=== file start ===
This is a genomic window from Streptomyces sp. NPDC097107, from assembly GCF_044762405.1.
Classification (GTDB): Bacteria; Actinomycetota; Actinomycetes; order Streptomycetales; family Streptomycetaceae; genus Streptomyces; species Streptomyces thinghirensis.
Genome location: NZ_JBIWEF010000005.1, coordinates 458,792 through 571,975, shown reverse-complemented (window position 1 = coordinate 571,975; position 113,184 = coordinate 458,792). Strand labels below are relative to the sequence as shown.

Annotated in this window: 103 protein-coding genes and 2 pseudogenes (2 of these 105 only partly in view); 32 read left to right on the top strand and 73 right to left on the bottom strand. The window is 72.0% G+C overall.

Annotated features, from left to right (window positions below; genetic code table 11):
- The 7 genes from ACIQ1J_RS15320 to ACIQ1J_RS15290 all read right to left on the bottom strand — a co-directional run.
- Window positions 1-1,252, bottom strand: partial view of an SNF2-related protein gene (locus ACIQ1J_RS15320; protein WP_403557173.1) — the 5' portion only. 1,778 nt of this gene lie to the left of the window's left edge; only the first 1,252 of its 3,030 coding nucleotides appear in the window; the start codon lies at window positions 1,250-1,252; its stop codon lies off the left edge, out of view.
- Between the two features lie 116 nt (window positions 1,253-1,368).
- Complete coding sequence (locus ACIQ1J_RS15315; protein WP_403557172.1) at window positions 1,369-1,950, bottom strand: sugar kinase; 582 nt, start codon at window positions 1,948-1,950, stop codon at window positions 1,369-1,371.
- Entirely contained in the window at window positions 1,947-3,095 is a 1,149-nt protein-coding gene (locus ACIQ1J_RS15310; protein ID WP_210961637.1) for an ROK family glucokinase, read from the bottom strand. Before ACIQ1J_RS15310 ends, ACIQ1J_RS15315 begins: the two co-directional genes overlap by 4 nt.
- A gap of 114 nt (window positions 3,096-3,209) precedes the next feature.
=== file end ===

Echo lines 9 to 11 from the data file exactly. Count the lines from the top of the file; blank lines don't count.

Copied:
- Complete coding sequence (locus ACIQ1J_RS15315; protein WP_403557172.1) at window positions 1,369-1,950, bottom strand: sugar kinase; 582 nt, start codon at window positions 1,948-1,950, stop codon at window positions 1,369-1,371.
- Entirely contained in the window at window positions 1,947-3,095 is a 1,149-nt protein-coding gene (locus ACIQ1J_RS15310; protein ID WP_210961637.1) for an ROK family glucokinase, read from the bottom strand. Before ACIQ1J_RS15310 ends, ACIQ1J_RS15315 begins: the two co-directional genes overlap by 4 nt.
- A gap of 114 nt (window positions 3,096-3,209) precedes the next feature.